With the events of these last few months with the deaths of persons like Mr. Kelly, Miriam Moses and Pat Couture and now, with the illness of Sr. Jolene, I just felt compelled to write to all of us. These have been difficult months and difficult weeks. We cannot imagine our beloved Sr. Jolene, unable to talk and unable to get up and get around. Mr. Kelly and Miriam were mainstays in our parish, along with many others who have gone before them. Sr. Bev reminded me that change happens and oftentimes, we don’t like the change and we don’t know how to adapt to the changes when they come into our lives. I think this is true for all of us at one or more times in our lives. I went to a Memorial Service last week for a 47 year old man who committed suicide leaving a wife, 2 young children, his parents and a sister and host of other family and friends as evidenced by the attendance at the service. Our first question when something like this happens is “why” and “what did I miss”, if you were close to the person. One of the main themes that came through a speaker from “Kevin’s Song”, John and Gail Urso’s Foundation for their son, stated ‘it is not anyone’s fault’. The pastor at the Church which held the Memorial Service, got up and spoke and he stated ‘it is not the fault of anyone that this happened.’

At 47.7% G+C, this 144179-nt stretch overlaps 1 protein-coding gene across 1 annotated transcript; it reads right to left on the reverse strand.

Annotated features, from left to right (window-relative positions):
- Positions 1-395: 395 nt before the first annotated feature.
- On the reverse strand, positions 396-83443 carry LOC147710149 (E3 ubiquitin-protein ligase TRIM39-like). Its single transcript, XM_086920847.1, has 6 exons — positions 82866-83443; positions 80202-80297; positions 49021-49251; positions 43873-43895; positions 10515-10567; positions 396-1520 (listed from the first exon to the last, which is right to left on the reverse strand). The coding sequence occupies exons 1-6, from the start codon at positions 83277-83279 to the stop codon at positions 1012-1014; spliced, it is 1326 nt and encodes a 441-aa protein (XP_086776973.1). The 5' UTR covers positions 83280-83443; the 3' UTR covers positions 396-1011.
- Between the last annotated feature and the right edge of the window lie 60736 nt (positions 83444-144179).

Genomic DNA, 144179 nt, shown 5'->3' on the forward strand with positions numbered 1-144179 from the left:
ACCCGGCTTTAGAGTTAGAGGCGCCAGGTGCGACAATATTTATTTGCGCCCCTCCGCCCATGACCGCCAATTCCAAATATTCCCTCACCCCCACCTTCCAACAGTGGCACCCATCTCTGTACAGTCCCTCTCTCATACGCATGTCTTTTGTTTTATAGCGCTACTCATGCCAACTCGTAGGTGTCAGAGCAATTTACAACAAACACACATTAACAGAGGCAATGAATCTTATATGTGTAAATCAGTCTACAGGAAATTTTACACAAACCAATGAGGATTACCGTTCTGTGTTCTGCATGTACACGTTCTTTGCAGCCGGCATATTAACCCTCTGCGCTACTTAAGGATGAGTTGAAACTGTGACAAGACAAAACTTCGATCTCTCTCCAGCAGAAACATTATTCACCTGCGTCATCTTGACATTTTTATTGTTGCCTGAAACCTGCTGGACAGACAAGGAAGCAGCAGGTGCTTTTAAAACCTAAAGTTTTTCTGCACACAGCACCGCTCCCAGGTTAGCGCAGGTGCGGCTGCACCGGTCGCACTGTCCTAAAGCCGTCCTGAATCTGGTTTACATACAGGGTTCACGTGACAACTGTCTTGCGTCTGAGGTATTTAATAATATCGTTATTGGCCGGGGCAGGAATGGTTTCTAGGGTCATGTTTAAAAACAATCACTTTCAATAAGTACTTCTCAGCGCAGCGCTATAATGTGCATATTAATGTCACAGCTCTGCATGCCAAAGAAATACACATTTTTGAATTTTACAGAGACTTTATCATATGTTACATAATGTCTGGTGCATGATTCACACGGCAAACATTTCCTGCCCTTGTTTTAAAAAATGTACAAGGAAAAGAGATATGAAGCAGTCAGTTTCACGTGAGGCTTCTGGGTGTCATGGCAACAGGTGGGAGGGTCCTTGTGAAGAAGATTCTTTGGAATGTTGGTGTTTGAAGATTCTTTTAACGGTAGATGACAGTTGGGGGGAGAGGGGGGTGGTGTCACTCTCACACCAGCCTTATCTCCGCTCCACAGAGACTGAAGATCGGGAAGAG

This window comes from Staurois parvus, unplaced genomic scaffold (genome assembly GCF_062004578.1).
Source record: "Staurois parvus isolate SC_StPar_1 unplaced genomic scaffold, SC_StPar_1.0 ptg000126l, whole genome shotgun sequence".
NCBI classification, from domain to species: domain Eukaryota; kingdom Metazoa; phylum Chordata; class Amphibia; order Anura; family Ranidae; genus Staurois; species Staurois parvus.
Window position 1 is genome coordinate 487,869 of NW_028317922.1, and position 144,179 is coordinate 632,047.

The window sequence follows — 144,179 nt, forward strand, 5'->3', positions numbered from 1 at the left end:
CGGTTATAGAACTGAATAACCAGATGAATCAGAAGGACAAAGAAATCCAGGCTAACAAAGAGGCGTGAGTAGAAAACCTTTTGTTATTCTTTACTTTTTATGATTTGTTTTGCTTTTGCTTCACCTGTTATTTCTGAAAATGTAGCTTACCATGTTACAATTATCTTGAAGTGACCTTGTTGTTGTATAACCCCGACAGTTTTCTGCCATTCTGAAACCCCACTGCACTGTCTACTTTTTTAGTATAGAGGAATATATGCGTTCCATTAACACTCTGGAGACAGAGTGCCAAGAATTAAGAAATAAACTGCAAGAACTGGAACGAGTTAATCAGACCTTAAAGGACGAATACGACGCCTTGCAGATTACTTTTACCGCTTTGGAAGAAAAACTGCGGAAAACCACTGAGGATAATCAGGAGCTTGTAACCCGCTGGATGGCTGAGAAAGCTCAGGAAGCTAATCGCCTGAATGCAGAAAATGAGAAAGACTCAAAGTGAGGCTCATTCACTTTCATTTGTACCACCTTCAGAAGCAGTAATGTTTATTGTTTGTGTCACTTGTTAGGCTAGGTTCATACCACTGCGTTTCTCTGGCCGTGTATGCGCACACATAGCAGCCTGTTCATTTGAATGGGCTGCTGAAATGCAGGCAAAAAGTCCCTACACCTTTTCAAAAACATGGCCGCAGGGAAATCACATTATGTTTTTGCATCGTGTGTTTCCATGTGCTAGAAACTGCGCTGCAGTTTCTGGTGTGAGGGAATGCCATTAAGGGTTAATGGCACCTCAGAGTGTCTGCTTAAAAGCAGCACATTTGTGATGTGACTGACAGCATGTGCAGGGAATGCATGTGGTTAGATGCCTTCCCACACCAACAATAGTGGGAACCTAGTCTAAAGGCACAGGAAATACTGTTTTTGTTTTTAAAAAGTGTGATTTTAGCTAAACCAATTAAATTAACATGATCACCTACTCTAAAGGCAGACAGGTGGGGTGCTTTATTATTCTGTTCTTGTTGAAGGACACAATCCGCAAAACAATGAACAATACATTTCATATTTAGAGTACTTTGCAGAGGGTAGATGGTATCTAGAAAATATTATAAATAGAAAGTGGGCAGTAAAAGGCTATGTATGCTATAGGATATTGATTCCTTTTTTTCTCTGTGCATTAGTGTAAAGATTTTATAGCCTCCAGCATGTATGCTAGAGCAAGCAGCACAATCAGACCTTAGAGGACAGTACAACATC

I was taught long ago by my mother, that ‘good does come out of bad’, but that we don’t always see it right away. That is the way I am feeling about Sr. Jolene and her stroke and her having to move to the Motherhouse. Intellectually, I know this is the right thing for Sr. Jolene at this point in time. In my heart, I am angry and hurt and all of the other feeling one has when someone we care about is hurt in some way.
The point I would like to make in writing this article is that we are here at Nativity are as family. We would and do help each other out every day, whether it is by a telephone call to see how someone is doing, a ride to church each Sunday for taking someone grocery shopping during the week. That is what families do. Families also hold each other tightly when something happens within that family. It does not throw its’ hands up in the air and quit functioning. It is my prayer for our Nativity family that we hold together, that we fight for what is right and just and that we speak up when necessary, to let our feeling be known so that perhaps others will have the courage to do so. We will get through this difficult time and I believe in my heart that Sr. Jolene will be able to come back and visit us when the time comes. The Nativity Family is a strong family who cares about each other and we will make it through this current crisis.
Mary Ellen White